In keeping with the City’s tradition of a large scale legacy project at centennial milestones, Mayor Mitch Landrieu is proposing the full scale restoration and preservation of historic Gallier Hall as the legacy project for our Tricentennial. The Gallier Hall Preservation Committee, chaired by Cheryl Landrieu, is directing the campaign to raise funds for the restoration.
Gallier Hall is one of the most important structures built during the antebellum period of the city. This impressive Greek Revival building was the inspiration of James Gallier Sr. Erected between 1845 and 1853 it served as City Hall for just over a century. The building was dedicated on May 10, 1853, and served as City Hall until 1956 when it was moved to its present location at Duncan Plaza.
In the summer of 2014, a portion of the front pediment of Gallier Hall broke off and damaged the granite stairs below. As a result, a full forensic architecture analysis of the building revealed that the building required both extensive exterior as well as interior renovations.
The scope of work for the interior renovations includes interior painting, millwork repair, rewiring, refinishing of floors, restoration of period furnishings including Steinway pianos, new window treatments, renovation of two kitchens, renovation of restrooms, and replacement of all door and window hardware. Further renovations include the Ty Tracy Theatre and Lobby and installation of a state-of-the-art audio and video system.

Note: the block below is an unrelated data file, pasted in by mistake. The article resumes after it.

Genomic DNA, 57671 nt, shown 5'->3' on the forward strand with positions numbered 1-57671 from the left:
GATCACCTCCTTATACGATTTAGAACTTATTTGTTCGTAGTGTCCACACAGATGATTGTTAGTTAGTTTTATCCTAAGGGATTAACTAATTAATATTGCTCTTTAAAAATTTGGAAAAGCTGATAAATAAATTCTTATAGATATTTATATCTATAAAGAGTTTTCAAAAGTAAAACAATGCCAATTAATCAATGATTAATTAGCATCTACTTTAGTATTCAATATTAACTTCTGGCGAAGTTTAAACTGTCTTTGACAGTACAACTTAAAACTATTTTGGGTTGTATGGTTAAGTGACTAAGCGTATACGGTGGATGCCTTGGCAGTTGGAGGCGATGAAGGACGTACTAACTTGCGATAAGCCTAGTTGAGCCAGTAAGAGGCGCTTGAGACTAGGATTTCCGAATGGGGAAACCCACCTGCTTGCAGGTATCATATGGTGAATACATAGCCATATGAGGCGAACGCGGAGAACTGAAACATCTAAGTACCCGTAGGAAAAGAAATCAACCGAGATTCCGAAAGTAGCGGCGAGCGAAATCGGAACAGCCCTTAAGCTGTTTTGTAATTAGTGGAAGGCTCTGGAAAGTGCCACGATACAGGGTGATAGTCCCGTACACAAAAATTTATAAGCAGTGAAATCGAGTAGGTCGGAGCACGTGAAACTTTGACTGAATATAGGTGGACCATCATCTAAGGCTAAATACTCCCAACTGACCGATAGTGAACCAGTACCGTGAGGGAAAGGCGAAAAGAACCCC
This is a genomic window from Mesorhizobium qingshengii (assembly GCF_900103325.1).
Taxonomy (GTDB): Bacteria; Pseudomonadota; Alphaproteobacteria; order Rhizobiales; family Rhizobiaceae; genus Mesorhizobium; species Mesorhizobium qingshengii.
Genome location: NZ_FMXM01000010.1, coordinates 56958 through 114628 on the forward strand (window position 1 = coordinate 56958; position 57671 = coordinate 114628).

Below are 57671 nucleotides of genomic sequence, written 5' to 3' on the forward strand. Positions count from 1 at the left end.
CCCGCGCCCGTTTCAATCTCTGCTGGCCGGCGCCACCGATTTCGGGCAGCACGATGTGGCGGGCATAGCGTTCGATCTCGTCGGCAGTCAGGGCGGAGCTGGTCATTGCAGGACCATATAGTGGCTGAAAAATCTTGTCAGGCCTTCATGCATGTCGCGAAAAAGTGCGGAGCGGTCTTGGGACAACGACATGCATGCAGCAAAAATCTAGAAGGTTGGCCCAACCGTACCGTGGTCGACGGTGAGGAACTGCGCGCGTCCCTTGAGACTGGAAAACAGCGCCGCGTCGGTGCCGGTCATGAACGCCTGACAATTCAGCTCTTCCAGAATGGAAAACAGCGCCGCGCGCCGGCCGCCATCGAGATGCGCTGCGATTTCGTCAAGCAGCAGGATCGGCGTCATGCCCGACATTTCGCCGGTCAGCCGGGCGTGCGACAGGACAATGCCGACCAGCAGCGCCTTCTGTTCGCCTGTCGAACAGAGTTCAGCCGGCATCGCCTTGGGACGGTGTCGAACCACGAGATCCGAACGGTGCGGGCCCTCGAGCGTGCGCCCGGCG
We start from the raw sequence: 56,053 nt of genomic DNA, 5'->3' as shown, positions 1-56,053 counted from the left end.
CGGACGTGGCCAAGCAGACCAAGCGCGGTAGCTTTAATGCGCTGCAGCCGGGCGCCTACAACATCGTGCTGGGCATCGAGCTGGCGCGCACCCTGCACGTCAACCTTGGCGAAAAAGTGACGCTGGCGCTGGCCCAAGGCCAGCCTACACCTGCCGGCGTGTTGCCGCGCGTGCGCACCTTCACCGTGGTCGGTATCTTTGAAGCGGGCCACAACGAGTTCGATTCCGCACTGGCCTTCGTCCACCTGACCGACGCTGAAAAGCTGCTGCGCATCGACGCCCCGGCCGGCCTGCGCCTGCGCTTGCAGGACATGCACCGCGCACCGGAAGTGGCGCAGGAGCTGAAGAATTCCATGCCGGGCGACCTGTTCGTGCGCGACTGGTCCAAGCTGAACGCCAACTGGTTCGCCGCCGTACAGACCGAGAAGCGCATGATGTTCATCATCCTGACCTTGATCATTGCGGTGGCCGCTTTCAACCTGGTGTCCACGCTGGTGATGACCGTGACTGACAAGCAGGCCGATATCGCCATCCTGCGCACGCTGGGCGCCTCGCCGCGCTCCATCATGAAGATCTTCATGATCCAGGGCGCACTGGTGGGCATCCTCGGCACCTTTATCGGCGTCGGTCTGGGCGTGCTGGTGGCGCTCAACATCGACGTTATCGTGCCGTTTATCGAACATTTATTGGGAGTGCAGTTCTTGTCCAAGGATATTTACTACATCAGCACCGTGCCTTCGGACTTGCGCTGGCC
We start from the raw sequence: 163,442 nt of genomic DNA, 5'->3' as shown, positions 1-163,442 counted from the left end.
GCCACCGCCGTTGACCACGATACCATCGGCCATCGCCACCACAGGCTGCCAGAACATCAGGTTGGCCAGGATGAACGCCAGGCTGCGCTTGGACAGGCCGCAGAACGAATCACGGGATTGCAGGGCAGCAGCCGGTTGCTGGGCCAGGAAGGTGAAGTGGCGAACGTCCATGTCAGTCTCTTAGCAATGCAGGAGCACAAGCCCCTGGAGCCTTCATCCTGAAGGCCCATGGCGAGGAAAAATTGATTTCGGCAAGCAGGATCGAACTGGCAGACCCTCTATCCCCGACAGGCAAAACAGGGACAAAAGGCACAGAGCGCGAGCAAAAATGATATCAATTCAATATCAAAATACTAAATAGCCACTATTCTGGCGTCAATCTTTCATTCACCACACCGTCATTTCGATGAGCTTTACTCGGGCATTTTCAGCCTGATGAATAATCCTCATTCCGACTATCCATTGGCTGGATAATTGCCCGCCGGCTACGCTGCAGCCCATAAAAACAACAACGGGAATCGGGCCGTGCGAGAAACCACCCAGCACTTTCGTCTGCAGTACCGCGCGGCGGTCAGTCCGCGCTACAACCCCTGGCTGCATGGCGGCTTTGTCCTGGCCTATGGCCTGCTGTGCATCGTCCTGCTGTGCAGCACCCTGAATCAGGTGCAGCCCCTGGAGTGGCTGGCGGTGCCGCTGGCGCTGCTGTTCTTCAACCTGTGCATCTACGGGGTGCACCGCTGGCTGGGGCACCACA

Gallier Hall is home to an extensive collection of 41 paintings and various decorative objects, many of them gifts from foreign countries, all of which will be fully restored. The collection of paintings includes those of George Washington, Andrew Jackson, Marquis de Lafayette and Etienne de Boré and the work of local artist, George Dureau. Notable decorative objects include antique frames and mirrors, clocks and 33 chandeliers.
The restoration of Gallier Hall will not only allow us to protect and preserve a vital historical landmark in our City but also enable us to restore it to its greatest, highest and best use for generations to come.